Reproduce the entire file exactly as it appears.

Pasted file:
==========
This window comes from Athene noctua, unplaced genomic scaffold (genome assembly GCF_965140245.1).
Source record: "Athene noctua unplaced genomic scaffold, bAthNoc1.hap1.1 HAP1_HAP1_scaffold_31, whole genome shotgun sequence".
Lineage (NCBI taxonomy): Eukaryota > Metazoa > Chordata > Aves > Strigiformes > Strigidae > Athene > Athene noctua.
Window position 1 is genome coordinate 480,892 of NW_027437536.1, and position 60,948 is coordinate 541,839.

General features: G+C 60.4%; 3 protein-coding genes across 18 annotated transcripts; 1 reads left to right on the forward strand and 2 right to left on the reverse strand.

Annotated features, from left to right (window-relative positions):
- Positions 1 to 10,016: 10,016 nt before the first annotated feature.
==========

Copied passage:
This window comes from Athene noctua, unplaced genomic scaffold (genome assembly GCF_965140245.1).
Source record: "Athene noctua unplaced genomic scaffold, bAthNoc1.hap1.1 HAP1_HAP1_scaffold_31, whole genome shotgun sequence".
Lineage (NCBI taxonomy): Eukaryota > Metazoa > Chordata > Aves > Strigiformes > Strigidae > Athene > Athene noctua.
Window position 1 is genome coordinate 480,892 of NW_027437536.1, and position 60,948 is coordinate 541,839.

General features: G+C 60.4%; 3 protein-coding genes across 18 annotated transcripts; 1 reads left to right on the forward strand and 2 right to left on the reverse strand.

Annotated features, from left to right (window-relative positions):
- Positions 1 to 10,016: 10,016 nt before the first annotated feature.